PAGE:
Rewriting Race

Goucher College is presenting poet Douglas Kearney in the fourth installment of its annual reading series “Rewriting Race” on Thursday, February 21, at 7:30 p.m. in Buchner Hall of the Alumnae/i House. After his reading Kearney will answer questions and sign copies of his books.

The event is free and open to the public. For more information, contact Ailish Hopper Meisner, instructor of peace studies and English, at or 410-337-6375.

Kearney’s first full-length collection of poems, Fear, Some, was published in 2006 by Red Hen Press, and his second manuscript, The Black Automaton, published by Fence Books in 2009, was chosen for the National Poetry Series and was also a finalist for the Pen Center USA Award in 2010. His chapbook Quantum Spit was published by Corollary Press (2010). His poetry has appeared in journals including Callaloo, nocturnes, jubilat, Ninth Letter, Washington Square,, Gulf Coast, Ploughshares, and Poetry, as well as numerous anthologies.

A professor in the Critical Studies Program at California Institute for the Arts, Kearney is a recipient of a Whiting Writers’ Award, along with several fellowships and residencies, including Cave Canem, Callaloo, Idyllwild, and Los Angeles Contemporary Exhibitions.

He has been a featured performer at venues nationwide, including the New York Public Theater, the Orpheum in Minneapolis, Locus Arts in San Francisco, and the World Stage in Los Angeles. He has received commissions from the Weisman Art Museum and the Studio Museum in Harlem to create poetry in response to art installations.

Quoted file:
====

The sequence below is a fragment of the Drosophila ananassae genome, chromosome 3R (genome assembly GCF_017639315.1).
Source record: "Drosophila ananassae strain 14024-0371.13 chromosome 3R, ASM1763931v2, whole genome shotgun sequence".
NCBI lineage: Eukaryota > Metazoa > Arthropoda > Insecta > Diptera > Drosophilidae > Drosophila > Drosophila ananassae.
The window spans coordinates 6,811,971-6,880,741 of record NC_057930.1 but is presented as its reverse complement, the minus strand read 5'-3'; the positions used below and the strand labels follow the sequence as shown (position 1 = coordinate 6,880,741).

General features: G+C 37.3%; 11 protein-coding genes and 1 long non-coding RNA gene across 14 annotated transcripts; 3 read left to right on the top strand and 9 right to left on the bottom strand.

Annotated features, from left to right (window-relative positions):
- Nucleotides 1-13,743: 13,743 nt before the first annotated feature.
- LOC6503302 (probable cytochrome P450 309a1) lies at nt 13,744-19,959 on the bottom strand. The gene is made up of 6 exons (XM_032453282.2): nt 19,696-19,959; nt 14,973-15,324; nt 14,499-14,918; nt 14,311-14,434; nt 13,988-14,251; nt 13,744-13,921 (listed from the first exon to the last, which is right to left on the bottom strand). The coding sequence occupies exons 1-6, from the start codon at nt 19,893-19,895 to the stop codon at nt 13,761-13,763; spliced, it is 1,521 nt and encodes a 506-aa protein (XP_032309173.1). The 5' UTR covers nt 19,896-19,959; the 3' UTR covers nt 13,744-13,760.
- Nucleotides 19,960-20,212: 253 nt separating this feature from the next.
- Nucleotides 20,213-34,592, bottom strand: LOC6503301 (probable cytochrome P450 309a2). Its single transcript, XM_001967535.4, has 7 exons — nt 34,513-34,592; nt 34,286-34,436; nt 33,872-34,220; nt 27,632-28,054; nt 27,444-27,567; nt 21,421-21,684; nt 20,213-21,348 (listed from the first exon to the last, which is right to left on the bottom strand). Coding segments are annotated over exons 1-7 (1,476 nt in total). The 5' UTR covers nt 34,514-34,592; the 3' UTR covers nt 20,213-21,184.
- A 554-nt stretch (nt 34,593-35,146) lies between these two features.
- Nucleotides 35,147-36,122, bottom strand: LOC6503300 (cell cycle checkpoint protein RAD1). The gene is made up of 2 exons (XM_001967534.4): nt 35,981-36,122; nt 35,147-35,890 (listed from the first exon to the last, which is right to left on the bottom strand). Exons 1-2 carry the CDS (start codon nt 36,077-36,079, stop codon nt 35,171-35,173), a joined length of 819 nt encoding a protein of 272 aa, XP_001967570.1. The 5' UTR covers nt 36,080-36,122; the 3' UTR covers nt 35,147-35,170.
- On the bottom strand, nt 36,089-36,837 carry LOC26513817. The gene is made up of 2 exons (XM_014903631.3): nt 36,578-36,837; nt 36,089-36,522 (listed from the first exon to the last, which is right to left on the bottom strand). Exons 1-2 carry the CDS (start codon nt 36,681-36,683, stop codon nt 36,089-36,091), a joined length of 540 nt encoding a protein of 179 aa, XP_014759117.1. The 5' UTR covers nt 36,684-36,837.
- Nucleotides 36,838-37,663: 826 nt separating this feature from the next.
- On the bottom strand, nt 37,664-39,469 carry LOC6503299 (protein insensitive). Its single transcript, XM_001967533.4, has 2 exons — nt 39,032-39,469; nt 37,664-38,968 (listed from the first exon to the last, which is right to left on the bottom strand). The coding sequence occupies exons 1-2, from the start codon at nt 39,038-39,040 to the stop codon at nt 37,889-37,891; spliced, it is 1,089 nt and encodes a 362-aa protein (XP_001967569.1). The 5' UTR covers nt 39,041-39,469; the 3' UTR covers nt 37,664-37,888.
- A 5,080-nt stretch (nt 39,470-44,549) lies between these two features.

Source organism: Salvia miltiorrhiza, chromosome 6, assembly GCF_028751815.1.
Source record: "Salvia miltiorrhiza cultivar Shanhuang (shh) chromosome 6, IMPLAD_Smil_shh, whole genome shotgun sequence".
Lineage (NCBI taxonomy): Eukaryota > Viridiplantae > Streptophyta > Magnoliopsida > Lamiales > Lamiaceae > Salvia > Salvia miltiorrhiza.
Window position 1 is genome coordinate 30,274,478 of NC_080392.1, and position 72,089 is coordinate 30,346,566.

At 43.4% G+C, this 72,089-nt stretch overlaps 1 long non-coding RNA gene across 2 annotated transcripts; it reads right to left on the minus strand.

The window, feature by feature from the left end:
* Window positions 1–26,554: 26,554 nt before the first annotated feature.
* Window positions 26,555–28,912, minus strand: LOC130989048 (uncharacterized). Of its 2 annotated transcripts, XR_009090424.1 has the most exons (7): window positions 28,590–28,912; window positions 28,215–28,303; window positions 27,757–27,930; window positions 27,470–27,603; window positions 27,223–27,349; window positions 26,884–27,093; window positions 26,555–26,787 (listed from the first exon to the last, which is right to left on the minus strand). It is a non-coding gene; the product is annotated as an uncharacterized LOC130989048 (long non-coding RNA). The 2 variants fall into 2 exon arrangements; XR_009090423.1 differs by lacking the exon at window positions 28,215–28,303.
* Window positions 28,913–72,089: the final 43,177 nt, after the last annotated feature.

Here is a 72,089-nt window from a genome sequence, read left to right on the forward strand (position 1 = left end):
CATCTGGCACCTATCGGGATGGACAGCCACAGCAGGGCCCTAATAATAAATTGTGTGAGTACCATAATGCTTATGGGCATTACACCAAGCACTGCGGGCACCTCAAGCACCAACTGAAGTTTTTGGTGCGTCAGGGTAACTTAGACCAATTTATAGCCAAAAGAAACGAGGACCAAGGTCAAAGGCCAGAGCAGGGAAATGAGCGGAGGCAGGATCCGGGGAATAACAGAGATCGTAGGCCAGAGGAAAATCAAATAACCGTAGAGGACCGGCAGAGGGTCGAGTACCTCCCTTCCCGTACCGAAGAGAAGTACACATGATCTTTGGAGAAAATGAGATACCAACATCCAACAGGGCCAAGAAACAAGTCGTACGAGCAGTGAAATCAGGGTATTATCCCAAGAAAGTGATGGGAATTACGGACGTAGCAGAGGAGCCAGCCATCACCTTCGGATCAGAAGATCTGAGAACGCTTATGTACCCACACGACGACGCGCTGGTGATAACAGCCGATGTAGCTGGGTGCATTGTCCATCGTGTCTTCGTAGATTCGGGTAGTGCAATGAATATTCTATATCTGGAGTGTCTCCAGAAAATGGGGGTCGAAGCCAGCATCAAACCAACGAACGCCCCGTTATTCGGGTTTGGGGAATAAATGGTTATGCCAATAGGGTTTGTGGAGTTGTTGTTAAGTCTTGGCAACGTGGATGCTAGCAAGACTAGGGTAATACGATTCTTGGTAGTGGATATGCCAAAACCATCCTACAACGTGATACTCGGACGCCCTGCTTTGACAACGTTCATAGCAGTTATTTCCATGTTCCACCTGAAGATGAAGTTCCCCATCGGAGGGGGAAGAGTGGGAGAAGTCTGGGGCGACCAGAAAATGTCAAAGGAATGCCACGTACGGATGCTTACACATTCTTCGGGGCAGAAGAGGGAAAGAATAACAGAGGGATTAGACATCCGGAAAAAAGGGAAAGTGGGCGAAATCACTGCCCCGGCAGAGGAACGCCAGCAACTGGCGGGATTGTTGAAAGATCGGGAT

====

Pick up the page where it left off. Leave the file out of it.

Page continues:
Also a librettist, Kearney has written four operas: Jungaeyé; Mordake, which premiered 2008 at the San Francisco International Arts Festival; Sucktion, which was awarded a Multi-Arts Production Fund grant and has since been produced internationally; and Crescent City, which was featured at the New York City Opera’s Vox Festival in 2009.

Additionally, his work in theater includes an experimental play for children titled Word Play: A Word-Play that was commissioned by KinderGarde, dramaturgy and lectures on dramaturgy, performance, and performative typography.

This event is being cosponsored by Kratz Center for Creative Writing, the Isabelle Kellogg Thomas Lectureship, and the Peace Studies and Africana Studies programs at Goucher. Previous featured “Rewriting Race” artists have been Martha Collins, Thomas Sayers Ellis, Dawn Lundy Martin, and Jake Adam York.


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